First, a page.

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H. G. Wells's the War of the Worlds

Essay by review  •  November 27, 2010  •  Essay  •  526 Words (3 Pages)  •  832 Views

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Introduction

H. G. Wells's science fiction masterpiece The War of the Worlds was originally published in Pierson's magazine in 1897 and was issued as a novel the following year. A century later, it has never been out of print. The story has become an integral part of our culture, frequently retold in graphic novels and films. In 1938, it became part of one of the greatest and most horrifying media events of all times. The Mercury Theatre on the Air, headed by twenty-three-year-old Orson Welles, broadcast over the radio an adaptation of the book that was so realistic that it caused widespread public panic, mob violence, and looting. Until the night of that broadcast, few people realized the power of broadcast media to make whole populations feel powerless when faced with breaking events.

Like the radio program, much of the novel takes its power from appearing to be real. Wells, who had an intense interest in science from an early age, created his Martian invaders with a strict sense of the laws of biology and physics. They are not super beings, but bodiless heads, barely able to move because the atmosphere of Earth is so much thicker than that of their own planet. Still, their advanced intelligence gives them the power to create powerful weapons, such as Heat-Ray guns that can level whole towns, tripods with hundred-foot legs that give them mobility, and even flying machines, which, in 1898, were beyond human technology. Humanity has entered into space exploration since this novel was published, and many of the specific details are no longer of concern. But there will always be uneasiness about the unknown and curiosity about what might happen when people of Earth contact lives from other worlds.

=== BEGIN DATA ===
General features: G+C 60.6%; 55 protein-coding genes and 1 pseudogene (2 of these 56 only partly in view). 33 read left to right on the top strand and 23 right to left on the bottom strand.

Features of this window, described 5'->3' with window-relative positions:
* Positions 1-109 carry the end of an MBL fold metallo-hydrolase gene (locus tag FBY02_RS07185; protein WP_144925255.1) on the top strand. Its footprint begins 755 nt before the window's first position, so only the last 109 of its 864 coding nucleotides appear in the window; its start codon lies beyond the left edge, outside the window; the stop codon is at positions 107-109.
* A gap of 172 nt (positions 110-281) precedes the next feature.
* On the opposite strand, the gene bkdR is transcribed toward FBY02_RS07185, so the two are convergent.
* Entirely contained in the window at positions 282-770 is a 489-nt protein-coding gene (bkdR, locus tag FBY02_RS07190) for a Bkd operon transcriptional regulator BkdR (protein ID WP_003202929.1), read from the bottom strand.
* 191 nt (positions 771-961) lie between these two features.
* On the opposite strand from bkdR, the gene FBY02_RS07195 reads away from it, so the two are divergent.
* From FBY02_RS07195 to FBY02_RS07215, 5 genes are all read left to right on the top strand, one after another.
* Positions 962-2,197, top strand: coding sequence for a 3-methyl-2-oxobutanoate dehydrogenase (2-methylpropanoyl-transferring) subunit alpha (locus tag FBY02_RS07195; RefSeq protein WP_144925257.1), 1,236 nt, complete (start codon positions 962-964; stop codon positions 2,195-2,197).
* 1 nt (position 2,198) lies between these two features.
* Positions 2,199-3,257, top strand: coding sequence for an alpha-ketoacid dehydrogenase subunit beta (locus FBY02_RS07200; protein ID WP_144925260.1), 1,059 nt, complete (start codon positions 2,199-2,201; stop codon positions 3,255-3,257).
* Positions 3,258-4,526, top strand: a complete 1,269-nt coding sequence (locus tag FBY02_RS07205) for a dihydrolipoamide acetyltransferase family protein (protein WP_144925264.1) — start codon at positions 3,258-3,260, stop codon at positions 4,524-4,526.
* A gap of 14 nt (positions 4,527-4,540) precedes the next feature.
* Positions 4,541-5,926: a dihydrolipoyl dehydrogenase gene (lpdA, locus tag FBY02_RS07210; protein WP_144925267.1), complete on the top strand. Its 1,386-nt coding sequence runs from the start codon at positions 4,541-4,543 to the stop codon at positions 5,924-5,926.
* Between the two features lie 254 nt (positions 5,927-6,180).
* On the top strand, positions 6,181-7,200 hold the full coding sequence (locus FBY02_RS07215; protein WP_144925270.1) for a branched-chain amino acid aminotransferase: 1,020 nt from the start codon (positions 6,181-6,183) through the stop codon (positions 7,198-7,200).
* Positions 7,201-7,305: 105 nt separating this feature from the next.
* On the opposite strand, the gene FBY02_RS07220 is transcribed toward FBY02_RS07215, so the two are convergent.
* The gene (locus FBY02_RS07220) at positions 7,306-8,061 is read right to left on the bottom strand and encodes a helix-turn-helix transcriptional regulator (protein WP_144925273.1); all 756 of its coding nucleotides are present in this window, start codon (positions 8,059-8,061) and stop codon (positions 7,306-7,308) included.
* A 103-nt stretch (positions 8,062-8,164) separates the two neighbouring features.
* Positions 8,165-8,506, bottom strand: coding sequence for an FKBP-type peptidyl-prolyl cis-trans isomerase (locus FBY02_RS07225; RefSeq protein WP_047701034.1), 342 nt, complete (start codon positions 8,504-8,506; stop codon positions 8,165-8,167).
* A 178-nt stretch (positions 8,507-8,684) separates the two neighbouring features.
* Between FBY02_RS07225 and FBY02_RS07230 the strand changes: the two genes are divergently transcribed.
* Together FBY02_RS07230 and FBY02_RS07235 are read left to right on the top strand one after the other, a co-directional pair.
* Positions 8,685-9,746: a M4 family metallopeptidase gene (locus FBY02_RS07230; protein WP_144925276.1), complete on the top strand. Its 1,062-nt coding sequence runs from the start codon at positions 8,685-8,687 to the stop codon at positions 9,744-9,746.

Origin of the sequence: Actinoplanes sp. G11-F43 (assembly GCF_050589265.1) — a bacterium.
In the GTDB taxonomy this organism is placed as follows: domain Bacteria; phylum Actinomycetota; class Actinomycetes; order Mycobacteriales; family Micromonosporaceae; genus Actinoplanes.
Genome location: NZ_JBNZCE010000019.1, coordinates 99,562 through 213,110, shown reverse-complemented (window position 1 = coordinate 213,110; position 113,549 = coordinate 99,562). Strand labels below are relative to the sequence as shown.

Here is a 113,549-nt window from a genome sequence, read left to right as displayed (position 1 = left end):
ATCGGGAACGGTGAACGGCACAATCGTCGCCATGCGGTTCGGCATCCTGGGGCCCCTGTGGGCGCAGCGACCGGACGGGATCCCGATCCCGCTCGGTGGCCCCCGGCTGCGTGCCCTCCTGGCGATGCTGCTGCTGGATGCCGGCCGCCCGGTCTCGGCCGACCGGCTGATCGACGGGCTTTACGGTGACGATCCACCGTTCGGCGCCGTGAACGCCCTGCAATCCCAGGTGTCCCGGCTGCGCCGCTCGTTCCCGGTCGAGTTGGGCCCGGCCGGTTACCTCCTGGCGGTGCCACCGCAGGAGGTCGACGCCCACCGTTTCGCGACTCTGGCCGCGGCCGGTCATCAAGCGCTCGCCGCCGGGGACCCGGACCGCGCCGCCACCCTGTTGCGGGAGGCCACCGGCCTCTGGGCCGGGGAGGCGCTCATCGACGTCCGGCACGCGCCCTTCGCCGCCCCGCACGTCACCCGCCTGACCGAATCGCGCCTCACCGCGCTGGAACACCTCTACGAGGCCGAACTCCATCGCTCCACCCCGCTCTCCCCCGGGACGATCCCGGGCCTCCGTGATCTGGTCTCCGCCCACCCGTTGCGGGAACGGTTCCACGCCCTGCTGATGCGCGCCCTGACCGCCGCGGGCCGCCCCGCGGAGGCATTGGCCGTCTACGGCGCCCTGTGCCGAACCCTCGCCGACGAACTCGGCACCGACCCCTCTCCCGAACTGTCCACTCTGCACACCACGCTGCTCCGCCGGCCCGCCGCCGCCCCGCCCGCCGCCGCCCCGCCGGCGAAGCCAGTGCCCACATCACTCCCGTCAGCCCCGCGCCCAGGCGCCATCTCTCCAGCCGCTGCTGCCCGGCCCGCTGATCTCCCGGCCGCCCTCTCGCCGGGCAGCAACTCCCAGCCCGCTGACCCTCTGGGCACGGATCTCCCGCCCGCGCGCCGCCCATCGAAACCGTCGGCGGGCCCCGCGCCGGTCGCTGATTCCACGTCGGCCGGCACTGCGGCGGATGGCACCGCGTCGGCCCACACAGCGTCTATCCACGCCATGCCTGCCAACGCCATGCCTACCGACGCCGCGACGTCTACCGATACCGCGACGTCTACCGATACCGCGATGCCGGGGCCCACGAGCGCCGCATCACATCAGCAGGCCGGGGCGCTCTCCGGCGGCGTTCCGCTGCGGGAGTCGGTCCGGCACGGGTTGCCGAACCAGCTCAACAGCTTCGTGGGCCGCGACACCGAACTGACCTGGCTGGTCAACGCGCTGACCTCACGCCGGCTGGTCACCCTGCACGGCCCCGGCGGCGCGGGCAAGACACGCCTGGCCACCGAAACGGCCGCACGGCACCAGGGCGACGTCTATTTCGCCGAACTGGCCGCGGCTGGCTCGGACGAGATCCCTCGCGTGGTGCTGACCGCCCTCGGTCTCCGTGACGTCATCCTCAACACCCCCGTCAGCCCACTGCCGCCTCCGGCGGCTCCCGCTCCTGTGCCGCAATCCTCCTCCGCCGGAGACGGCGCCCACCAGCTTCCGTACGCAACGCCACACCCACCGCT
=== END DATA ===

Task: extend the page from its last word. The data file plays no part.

OVERALL ANALYSES

CHARACTER ANALYSIS

Narrator

The narrator represents order and morals amidst the destruction and death caused by the Martians. Perhaps his writing on moral development has brought the narrator more in tune with his own morals, so that he is able to hold onto them with more success than others in the book. Therefore, even when the organization of society has collapsed, he still reluctant, and saddened afterward, to hit the curate while elsewhere people are being trampled to death by a heedless crowd. That the only trial he has for possible murder is the one he gives himself

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